Nano-based antiradiation drug

Nov 29, 2005

Balls of carbon atoms called buckyballs only a nanometer or billionth of a meter in diameter could serve as future antiradiation drugs to help protect against the side effects of cancer therapies or against dirty bombs, experts told UPI's Nano World.

Radiation therapy and chemotherapy are the standard treatments for cancer, but they each take a toll on the body. Radiation damages skin, mouth, throat and bowel cells and can lead to fatigue, nausea, diarrhea and permanent hair loss, while chemotherapy can produce hearing loss and damage a number of organs, including the heart and kidneys.

"Although there is a lot of excitement in cancer research about nanoparticles as novel targeted therapies against tumors, in general these therapies will be combined with conventional chemo or radiation therapies. So we were interested in finding ways to reduce the side effects of conventional cancer therapies used in conjunction with targeted therapies, perhaps by using nanoparticles," said radiation oncologist Adam Dicker at Thomas Jefferson University in Philadelphia. To date, the FDA has approved just one drug, amifostine, to help protect normal tissue from the side effects of radiation and chemotherapy.

One way that radiation therapy and chemotherapy frequently injures cells and tissues are by producing damaging "reactive oxygen species," such as free radicals, oxygen ions and peroxides. The researchers and their collaborators at Houston-based nanotechnology firm C Sixty speculated the electron clouds that surround buckyballs might "soak up these free radicals," Dicker said.

To investigate how well buckyballs protect against radiation, the scientists used zebrafish embryos, which are transparent, helping scientists to closely observe damage produced by radiation treatments against organs. Zebrafish usually have most of their organs formed by day three of life, allowing the researchers to quickly and inexpensively conduct their research.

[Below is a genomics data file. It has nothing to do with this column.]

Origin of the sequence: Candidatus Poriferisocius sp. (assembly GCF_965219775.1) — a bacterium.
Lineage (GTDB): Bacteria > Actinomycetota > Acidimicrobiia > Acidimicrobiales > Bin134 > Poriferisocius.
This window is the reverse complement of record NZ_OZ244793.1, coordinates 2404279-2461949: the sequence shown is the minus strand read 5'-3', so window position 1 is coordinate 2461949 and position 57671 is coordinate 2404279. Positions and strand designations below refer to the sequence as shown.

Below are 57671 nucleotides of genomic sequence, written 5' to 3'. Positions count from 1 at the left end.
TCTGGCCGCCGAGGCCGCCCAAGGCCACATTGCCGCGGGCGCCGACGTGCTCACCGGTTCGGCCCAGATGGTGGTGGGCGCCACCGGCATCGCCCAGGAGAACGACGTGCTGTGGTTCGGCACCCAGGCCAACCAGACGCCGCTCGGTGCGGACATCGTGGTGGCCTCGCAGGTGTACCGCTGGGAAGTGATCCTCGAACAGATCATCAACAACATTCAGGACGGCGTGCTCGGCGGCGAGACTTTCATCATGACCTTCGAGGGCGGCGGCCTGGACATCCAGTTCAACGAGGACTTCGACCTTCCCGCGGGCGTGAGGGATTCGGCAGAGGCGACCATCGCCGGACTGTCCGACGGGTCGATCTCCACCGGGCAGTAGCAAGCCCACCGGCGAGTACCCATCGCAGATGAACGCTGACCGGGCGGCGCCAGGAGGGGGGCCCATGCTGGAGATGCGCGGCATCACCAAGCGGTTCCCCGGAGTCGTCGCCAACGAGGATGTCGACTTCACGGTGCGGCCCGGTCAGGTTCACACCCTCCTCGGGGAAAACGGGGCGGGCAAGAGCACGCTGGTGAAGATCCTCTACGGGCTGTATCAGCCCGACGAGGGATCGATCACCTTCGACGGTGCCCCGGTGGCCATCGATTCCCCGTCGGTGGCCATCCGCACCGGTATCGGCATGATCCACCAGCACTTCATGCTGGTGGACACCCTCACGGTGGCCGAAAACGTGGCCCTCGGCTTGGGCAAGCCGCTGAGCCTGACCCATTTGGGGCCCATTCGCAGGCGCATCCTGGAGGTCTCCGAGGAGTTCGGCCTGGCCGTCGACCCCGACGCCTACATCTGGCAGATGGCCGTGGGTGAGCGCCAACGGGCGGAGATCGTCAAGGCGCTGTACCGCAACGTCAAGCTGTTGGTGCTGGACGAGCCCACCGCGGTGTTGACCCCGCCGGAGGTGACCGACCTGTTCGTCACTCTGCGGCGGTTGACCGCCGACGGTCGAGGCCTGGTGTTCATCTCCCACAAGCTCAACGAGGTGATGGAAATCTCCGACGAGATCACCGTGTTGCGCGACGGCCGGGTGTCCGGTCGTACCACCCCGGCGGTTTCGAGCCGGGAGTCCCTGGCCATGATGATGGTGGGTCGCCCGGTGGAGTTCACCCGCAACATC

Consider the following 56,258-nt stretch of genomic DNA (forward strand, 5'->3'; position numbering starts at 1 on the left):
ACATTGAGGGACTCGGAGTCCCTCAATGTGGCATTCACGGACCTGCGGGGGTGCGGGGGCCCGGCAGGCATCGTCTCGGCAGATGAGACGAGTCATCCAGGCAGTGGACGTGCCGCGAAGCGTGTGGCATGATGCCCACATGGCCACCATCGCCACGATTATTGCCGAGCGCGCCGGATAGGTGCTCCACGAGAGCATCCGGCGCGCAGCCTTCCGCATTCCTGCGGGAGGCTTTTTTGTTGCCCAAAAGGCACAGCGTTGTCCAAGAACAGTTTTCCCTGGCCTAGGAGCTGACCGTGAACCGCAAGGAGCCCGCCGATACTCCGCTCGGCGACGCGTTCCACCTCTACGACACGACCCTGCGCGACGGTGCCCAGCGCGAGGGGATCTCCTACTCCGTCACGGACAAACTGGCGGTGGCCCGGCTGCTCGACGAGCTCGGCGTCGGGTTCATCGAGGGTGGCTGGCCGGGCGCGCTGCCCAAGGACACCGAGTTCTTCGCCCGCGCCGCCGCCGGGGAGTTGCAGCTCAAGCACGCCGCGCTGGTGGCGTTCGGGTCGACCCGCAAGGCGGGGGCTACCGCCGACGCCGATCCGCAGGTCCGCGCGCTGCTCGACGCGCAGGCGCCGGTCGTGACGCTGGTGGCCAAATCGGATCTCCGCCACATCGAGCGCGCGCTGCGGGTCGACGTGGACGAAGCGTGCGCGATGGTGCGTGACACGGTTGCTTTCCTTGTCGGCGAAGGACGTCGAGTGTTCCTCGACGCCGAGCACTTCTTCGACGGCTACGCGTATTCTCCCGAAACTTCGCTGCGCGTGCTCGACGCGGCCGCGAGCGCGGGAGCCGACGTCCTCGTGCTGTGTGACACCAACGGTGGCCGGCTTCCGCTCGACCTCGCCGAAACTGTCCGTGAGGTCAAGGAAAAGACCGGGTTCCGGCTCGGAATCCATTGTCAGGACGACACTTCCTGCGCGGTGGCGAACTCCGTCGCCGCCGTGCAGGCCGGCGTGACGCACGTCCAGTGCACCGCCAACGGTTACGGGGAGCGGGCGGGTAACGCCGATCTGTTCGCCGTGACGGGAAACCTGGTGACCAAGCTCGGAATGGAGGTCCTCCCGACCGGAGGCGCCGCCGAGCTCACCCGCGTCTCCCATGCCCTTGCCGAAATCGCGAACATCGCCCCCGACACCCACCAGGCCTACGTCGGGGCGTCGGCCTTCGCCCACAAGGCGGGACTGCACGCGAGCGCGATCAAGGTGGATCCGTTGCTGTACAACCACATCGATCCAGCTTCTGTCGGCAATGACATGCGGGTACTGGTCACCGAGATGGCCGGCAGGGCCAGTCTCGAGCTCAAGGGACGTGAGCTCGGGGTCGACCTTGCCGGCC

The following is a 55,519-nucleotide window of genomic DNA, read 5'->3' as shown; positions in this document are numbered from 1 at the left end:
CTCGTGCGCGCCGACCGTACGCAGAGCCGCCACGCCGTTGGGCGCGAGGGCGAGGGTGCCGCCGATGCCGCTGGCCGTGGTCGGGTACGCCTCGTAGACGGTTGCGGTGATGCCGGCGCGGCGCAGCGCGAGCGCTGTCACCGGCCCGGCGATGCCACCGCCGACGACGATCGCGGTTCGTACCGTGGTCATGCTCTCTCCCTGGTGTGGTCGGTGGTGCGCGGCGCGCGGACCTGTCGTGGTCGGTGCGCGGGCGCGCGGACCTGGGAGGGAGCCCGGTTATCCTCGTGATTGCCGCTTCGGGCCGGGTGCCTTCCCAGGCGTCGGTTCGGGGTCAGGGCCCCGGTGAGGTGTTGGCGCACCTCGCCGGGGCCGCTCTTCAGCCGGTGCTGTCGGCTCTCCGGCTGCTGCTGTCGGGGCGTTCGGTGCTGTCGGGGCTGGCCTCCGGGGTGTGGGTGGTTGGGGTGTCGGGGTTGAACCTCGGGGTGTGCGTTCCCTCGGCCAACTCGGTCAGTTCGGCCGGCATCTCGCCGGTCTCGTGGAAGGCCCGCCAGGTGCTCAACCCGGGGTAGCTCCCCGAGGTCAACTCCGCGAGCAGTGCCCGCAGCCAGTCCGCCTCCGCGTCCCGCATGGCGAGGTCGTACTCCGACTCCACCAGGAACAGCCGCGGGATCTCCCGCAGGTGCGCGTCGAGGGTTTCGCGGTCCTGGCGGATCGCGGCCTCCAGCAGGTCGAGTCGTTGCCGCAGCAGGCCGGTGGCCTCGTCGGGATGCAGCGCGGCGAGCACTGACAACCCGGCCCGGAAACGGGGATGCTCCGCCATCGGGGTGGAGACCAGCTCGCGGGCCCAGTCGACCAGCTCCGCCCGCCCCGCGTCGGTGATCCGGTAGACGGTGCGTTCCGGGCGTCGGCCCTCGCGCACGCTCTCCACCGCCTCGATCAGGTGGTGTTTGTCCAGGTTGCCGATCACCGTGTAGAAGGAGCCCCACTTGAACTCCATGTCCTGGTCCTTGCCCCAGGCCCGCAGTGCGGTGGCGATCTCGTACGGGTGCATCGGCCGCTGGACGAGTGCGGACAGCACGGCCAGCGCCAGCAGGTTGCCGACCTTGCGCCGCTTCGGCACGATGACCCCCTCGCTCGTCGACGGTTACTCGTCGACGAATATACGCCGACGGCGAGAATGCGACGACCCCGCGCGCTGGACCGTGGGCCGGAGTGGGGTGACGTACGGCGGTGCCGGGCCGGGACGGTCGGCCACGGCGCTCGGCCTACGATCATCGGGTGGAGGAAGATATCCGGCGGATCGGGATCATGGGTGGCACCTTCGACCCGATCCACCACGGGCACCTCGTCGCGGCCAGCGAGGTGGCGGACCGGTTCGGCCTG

The researchers found that buckyballs given before or immediately after exposure to X-rays reduced organ damage by one-half to two-thirds, which is as good as the level of protection amifostine provides.

In long-term studies in animals, C Sixty has not found buckyballs to be toxic, Dicker said. "If it's less toxic and it works as well as amifostine, that's great. Amifostine is pretty toxic stuff," said Ralph Weichselbaum, chairman of radiation oncology at the University of Chicago.

Moreover, while amifostine is relatively unstable, buckyballs appear very stable, "so you can stockpile them and not have to worry about them going bad," Dicker said.

Weichselbaum and Dicker cautioned further experiments are needed to test the drug's clinical efficacy and toxicity in animals and humans. The researchers presented their results at the International Conference on Molecular Targets and Cancer Therapeutics in Philadelphia in November.

Dicker noted C Sixty can coat the buckyballs with molecules that could allow the nanoparticles to target and protect specific organs and tissues from radiation. Certain radioactive isotopes have a predilection for certain organs -- strontium for bone, for instance, he explained. Moreover, if a cancer patient is receiving radiation therapy to a particular part of their body, "increasing the specificity of protection may have advantages," Dicker said.

Copyright 2005 by United Press International

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